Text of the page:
Evidence: When Romney released his 2010 tax return, he did not release a separate document required by the IRS, called a Report on Foreign Bank and Financial Accounts, or FBAR. Romney would have needed to file an FBAR in his foreign accounts, because not doing so would incur a big fine. Other foreign accounts that didn't generate income, but instead just executed transactions, would not show up on the tax return, but would show up on the FBAR. "Romney may not have engaged in any of those activities" listed above, the Huffington Post says, "but his as-yet-unreleased 2010 FBAR would make it easier to determine whether or not he did."
Counter-evidence: Just as there is no real evidence for this speculation, there is no counter-evidence yet.
Theory: Romney might have engaged in "aggressive tax planning strategies that are legally, but not politically, defensible."
Evidence: Barro took a look at Green's theory, and found that though Romney's taxes show he had no taxable capital gains in 2009, he had other income. Even with a lot of deductions, "it's unlikely that these factors alone could have added up to a tax bill of $0. Of the 35,000 high income taxpayers with no tax due in 2009, by far the largest share achieved that feat by investing heavily in tax-exempt municipal bonds." Romney was not heavily invested in municipal bonds. So if Romney has something politically damaging in his tax returns, it's probably something else, like aggressive tax planning strategies. Likewise, Shaviro says:
Still, willingness to do extremely aggressive tax sheltering (such as through loss generation from circular flows of cash) in 2009 would not come as a huge surprise, even though it seems like a dumb idea if you are preparing to run for president again.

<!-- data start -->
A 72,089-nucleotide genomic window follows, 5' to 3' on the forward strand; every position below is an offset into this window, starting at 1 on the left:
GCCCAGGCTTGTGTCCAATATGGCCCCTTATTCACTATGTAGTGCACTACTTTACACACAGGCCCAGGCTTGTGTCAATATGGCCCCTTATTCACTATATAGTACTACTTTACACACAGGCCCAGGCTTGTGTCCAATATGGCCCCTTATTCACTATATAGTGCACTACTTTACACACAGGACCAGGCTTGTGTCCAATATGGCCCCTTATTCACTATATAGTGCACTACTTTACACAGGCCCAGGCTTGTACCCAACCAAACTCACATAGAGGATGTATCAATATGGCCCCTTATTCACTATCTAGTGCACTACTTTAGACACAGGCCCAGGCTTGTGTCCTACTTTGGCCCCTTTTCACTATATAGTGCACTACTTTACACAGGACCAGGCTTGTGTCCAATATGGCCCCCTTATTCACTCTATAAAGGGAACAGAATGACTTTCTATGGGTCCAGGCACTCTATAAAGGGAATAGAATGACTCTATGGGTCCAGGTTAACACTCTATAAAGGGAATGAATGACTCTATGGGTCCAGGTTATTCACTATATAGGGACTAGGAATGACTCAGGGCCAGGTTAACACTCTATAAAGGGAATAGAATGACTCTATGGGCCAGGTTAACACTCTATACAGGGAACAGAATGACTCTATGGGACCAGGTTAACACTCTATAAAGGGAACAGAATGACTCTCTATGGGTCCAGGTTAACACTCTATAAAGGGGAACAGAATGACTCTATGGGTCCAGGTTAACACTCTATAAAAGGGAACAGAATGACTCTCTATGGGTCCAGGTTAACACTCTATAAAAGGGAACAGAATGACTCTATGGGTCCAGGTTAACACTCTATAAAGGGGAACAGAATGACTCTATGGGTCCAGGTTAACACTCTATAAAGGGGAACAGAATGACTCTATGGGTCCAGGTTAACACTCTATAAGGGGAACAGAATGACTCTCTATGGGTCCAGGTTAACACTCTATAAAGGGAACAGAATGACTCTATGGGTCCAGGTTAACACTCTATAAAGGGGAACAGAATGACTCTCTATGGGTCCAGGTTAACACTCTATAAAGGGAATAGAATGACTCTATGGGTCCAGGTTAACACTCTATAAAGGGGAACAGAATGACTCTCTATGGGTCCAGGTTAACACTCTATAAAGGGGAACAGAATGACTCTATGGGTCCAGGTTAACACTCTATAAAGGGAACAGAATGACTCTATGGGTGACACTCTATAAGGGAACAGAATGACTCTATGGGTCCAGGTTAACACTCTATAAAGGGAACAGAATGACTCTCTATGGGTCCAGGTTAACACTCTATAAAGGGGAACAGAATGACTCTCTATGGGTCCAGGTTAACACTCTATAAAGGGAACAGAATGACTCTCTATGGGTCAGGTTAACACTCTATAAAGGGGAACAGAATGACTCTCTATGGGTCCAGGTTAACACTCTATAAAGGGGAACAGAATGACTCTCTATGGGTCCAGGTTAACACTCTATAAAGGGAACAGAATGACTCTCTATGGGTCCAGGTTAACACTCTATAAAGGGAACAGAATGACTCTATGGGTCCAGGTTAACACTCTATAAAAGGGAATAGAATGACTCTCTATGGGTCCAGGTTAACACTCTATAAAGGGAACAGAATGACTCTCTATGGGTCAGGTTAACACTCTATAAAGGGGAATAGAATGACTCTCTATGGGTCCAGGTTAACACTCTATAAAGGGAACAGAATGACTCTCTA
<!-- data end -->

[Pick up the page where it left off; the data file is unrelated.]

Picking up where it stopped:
Cassidy notes that while Romney's tax preparers might have had politics in mind in 2010 and 2011, they might not have thought about that in earlier years.
Counter-evidence: There is no counter-evidence so far, unless you count Tim Pawlenty telling CBS Wednesday that Romney's "paid a lot of taxes."
Theory: The taxes might just show Romney made a ton of money, had more offshore accounts, and made controversial investments.
Theorist: The New Yorker's John Cassidy (sort of)
Evidence: Cassidy seems to think the most likely reason Romney won't show us the tax returns is that he paid an even lower tax rate than the 14 percent shown on the 2010 taxes. But there are other possibilities. Romney's retirement agreement with Bain ended in 2009, and "quite probably it allowed Romney to keep pocketing a substantial portion of the firm’s profits." Or maybe before 2010, Romney's money managers "were even more aggressive in their use of overseas investment vehicles and tax shields." Or maybe Bain invested in controversial firms like the medical waste company that disposes of aborted fetuses, a potential problem because 'even after he left, kept much of his money in investment funds managed by the firm."
Counter-evidence: Cassidy thinks these three theories are unlikely, because Romney's name is already tied to the first two -- being rich and having offshore accounts -- and the controversial investments wouldn't be worth all this tax return headache.
This article is from the archive of our partner The Wire.